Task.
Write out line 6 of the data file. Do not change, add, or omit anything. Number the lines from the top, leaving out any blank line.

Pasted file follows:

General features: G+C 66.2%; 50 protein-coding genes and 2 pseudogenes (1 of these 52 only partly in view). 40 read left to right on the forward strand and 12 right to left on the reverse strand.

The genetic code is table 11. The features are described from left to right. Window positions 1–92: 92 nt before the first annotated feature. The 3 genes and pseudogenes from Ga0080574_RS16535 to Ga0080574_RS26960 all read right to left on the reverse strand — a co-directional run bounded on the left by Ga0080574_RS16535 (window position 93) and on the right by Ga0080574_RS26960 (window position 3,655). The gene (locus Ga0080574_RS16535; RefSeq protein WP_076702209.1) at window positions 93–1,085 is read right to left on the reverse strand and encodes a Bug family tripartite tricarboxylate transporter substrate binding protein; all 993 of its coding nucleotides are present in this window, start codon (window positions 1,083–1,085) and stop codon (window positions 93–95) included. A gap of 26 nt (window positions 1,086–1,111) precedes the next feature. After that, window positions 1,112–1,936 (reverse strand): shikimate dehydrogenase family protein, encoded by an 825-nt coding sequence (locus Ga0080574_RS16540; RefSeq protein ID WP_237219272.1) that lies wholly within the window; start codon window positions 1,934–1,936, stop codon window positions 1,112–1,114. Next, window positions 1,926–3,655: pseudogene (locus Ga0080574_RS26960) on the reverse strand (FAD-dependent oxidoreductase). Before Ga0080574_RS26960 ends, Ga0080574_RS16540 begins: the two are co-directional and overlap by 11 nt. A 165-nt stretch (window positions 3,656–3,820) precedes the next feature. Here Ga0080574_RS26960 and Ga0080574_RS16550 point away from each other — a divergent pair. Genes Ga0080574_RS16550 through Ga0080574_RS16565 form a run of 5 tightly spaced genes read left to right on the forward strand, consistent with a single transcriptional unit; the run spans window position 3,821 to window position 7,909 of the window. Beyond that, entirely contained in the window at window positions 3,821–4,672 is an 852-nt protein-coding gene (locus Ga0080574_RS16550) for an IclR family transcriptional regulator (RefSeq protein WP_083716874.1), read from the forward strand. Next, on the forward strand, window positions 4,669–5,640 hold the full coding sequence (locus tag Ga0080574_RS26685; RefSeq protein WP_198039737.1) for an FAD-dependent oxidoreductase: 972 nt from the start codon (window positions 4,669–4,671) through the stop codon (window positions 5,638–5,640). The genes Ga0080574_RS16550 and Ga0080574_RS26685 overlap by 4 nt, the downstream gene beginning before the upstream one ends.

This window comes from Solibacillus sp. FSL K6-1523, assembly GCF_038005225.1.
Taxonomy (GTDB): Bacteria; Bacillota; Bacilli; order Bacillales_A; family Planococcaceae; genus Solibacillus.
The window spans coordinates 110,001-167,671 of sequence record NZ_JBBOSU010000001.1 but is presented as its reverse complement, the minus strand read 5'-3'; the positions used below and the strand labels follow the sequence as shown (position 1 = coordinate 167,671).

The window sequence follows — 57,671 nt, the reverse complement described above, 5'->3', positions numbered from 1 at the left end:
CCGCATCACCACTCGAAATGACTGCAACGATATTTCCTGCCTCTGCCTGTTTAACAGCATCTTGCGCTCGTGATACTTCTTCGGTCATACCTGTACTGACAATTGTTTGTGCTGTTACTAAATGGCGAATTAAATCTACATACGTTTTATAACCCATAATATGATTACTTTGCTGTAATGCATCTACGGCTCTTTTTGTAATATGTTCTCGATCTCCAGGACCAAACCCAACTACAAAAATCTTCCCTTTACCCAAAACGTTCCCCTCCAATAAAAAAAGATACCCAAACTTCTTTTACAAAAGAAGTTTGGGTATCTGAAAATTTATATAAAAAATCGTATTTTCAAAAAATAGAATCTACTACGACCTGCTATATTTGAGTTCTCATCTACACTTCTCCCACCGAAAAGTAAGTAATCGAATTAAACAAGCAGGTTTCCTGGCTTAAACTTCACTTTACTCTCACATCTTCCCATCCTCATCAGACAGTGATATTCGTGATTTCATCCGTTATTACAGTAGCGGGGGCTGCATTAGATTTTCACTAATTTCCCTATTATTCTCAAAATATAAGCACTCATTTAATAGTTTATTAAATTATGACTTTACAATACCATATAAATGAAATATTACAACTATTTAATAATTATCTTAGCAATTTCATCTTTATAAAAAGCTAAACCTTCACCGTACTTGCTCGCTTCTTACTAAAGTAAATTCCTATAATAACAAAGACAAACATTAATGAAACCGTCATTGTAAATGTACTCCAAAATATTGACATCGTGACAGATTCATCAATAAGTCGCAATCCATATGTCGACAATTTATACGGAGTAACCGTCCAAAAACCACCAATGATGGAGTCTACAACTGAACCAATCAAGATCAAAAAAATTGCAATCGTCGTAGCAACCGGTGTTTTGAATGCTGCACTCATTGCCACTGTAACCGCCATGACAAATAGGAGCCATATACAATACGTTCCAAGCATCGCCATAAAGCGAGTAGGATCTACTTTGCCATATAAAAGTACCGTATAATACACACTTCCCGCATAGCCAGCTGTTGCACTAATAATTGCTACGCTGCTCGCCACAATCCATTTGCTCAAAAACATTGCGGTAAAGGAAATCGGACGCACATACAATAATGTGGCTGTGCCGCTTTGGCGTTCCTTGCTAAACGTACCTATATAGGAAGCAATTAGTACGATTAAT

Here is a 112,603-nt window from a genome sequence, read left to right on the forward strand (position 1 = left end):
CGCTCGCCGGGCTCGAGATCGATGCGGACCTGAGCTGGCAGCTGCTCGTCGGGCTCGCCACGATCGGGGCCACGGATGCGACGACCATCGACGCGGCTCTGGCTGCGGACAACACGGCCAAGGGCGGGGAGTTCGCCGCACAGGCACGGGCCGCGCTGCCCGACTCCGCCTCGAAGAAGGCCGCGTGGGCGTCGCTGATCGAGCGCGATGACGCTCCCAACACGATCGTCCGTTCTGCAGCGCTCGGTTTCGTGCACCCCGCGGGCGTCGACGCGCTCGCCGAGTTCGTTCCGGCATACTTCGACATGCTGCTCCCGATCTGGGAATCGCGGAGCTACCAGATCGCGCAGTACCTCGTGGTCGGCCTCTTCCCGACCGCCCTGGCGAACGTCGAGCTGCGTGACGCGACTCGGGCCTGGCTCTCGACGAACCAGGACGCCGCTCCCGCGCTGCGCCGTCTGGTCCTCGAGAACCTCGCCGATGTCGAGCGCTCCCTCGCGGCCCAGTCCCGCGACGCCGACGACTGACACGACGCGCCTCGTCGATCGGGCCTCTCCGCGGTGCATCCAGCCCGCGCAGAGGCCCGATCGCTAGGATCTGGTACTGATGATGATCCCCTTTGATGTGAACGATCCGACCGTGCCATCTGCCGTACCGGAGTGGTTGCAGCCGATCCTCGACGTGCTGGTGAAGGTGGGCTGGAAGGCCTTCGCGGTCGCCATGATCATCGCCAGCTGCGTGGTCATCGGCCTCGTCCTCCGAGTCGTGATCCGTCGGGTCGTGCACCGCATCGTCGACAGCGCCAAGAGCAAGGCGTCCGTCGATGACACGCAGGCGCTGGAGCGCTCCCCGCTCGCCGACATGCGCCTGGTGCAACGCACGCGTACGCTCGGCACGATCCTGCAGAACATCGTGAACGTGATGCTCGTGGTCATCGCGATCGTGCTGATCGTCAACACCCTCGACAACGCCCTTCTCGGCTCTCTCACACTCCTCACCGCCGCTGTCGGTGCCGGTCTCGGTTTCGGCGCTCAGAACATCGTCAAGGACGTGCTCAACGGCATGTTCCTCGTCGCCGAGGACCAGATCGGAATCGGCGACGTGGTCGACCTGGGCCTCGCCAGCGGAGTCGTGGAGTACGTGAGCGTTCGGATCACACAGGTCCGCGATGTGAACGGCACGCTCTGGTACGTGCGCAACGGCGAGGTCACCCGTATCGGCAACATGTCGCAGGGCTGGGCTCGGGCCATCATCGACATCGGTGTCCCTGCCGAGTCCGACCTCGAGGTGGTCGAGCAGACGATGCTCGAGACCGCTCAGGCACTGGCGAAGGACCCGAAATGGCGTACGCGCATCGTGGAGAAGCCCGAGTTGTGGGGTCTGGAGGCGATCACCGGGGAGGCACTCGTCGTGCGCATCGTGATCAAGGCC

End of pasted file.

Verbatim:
The window sequence follows — 57,671 nt, the reverse complement described above, 5'->3', positions numbered from 1 at the left end: